Tuesday, September 9, 2008

Complaints

The restaurant business is an unstable, unpredictable one. No two days are the same, and that's what I like about it. There is a constant revolving door of employees and their daily dramas, menu items that are here today, gone tomorrow, and the hustle and bustle of vendors through the back door delivering gossip about your competitors along with produce and beer. Policy changes come down the pike, inventories fluctuate, and equipment breaks down. But in this state of flux there is one undying constant: customer complaints.

There are dozens of complaints thrust upon me every day. Most of them are easily corrected without incident and without raising the ire of the mighty paying customer. The majority of the dining public understands that we are only human and mistakes are inevitable. There are, however, occasions where a customer is so famished and frail that the slightest thing can set them off, triggering a flood of emotions and a rush of adrenaline so great that they shake uncontrollably like an epileptic with Parkinson's disease.

I was called to the front door to deal with a man who was unhappy with his food which he had purchased to go. It had taken so long, and he was so hungry when he finally got home that he could not be bothered with utensils, and with a passionate desire to quench his hunger, he simply bit the end off of his baked potato. In so doing, he revealed a natural imperfection within the Idaho Russet, which he could only assume was a worm. I tried to calmly explain that sometimes potatoes have bad spots inside, and that we are unable to submit every tuber to a cat scan before serving. I then apologized profusely, and reimbursed the man for the price of his meal. "I'm keeping this potato!" he said threateningly as if to imply that it would be submitted to a laboratory for further testing. I wonder if he still has it to this day, perhaps in a glass jar on display next to his bowling trophies.

I received a phone call from another to go customer who informed me that there were no grilled vegetables in his entree. This would have been a terrible oversight, as the skewer of veggies was an integral part of the dish. In an effort to clarify the situation, I inquired whether there had been any zucchini, red peppers, mushrooms, or onions in the box. He said that indeed there were, to which I replied that those were the vegetables called for in the recipe. "An onion is NOT a vegetable. LOOK IT UP!" he screamed as he slammed down the phone. I did, and it is.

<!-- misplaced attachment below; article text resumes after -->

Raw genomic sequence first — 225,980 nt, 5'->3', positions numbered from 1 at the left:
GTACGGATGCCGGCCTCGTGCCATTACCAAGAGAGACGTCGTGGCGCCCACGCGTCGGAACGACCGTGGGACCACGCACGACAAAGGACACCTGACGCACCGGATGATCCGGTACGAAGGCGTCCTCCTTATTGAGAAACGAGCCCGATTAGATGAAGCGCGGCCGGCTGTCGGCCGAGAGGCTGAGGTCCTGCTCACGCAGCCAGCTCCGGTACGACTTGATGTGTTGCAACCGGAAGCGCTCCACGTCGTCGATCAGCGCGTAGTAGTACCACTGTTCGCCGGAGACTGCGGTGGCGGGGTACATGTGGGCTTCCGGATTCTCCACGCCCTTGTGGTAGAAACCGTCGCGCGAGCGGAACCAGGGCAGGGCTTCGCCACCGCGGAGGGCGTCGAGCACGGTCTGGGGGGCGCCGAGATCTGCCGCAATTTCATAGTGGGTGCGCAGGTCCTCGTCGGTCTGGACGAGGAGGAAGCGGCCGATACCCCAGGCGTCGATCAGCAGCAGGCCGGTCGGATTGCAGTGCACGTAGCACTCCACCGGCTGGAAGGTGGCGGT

And God forbid you should make someone wait for a table five minutes longer than you predicted. Red faced and veins bulging, stomachs twisted and tied into elaborate knots heretofore reserved for bondaged submissives, ready to explode with furious anger they will confront you with their battle cry, "You told me fifteen minutes and that was TWENTY MINUTES AGO!". Then they will invariably demand something for free, or for their bill to be discounted. I wonder if these people have ever been to the doctor for a three-thirty appointment and then demanded a free prostrate exam when the nurse finally calls for them at four-fifteen.

Poor service? Don't tip. Didn't like it? Order something else next time. A fly landed in your tea? He was thirsty. Get a replacement. Life is not perfect, and neither are we. Some people actually think that they are, and those are the people who like to point out every minute mistake, every detailed flaw, and then refuse to let you do anything to rectify the situation. "No," they'll say. "I didn't tell you because I wanted something for free. I just wanted you to know why I will never come back." Well, sir, I value your input, and I hope that it makes you feel superior to point out the shortcomings of others. I'm sure you have never admitted to a mistake in your life and you're probably only bitter because you did the right thing all those years ago and married the girl that you didn't love but knocked up in the back seat of your father's Monte Carlo and can't help dreaming of how great your life could have been without the weight of unwanted children and a nagging spouse dragging you down. Thank you for your business, unfortunately I have to go extract a stray kitten from underneath the fryers. Just when I thought I'd seen it all...

1 comment:

Mick said...

trust me it no better in the automotive field I am constantly telling people they cant run veggie oil in their diesel. then they say but its clean oil. uugh morons